Maputo — The Mozambican Federation of Road Transport Operators (Fematro) has threatened that its Maputo members may pull their vehicles off the roads, unless they receive help from the government, reports Wednesday's issue of the independent newssheet "Mediafax".
Interviewed by the paper, Fematro chairperson Castigo Nhamane said transport operators in the Greater Maputo Metropolitan Area could not continue to operate with the current costs of transport. He urged the government to find mechanisms that would make transport a viable business.
He was speaking after a meeting with Maputo operators which discussed the position to be taken towards the latest increase in fuel prices. As of Tuesday, the price of diesel rose by 11.3 per cent, and that of petrol by 7.6 per cent.
Even before this increase, "the situation was extremely bad", said Nhamane. Operators had been allowed to put up their fares by two meticais (3.1 US cents, at the current exchange rate) in January, but that had all been devoured by subsequent increases in fuel prices. He accused the government of "a lack of will" to understand the real situation of the transport business.
The increases in fuel prices so far this year, Nhamane claimed, had put an extra 17 meticais onto the cost of a litre of diesel, the fuel normally used in buses and minibuses. Nhamane claimed that most of the price of fuel ends up in the government's pockets though taxation - but the government says it slashed diesel and petrol taxes by four meticais per litre in order to reduce the impact of the price rises.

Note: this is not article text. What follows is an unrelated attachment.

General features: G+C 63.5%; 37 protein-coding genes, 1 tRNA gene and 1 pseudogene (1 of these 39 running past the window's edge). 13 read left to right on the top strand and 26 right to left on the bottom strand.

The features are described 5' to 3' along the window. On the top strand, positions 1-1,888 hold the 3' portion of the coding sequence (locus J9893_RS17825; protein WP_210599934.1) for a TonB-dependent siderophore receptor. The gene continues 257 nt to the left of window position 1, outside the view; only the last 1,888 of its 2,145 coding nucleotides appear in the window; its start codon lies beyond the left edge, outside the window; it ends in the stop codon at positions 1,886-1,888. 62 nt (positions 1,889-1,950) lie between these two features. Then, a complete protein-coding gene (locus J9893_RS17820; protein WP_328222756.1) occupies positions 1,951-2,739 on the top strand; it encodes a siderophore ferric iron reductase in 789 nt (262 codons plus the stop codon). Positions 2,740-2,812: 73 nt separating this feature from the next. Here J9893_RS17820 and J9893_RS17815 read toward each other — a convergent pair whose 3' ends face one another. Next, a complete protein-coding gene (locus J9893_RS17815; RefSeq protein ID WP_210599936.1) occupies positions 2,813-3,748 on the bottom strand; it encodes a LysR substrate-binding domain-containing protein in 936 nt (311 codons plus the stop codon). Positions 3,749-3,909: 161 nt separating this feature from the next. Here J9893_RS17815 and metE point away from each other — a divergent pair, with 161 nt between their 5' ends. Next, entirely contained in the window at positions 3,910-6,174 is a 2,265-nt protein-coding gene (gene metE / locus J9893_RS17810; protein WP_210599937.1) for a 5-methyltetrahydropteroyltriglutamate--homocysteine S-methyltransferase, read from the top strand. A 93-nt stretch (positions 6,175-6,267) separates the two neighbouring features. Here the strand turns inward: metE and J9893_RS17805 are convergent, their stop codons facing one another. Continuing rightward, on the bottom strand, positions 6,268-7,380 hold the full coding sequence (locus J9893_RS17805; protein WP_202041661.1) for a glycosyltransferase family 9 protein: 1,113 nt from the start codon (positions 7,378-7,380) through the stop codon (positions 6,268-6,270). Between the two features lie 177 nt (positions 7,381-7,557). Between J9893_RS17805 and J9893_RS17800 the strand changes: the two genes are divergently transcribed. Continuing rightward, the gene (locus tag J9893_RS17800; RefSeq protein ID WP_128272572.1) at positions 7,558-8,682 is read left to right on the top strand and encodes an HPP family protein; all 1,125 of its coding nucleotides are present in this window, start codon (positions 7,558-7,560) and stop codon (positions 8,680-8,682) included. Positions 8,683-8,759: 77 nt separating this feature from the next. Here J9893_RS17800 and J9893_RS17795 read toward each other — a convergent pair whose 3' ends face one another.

Nhamane wanted to oblige passengers to pay for the increased fuel costs - he could see no way forward other than an increase in bus fares. Some of the participants at Tuesday's meeting wanted to press ahead with a unilateral fare rise.
But, after a great deal of discussion, the meeting agreed "to wait a little while", for the government's response. A meeting will be held, probably on Friday, between the transport operators, the Maputo and Matola municipalities, the Transport Ministry and the Greater Maputo Metropolitan Agency.
In addition to the fuel price rises, the operators also protested at the costs of other inputs. such as batteries and oils, and of the tolls now being charged along the Maputo Ring Road.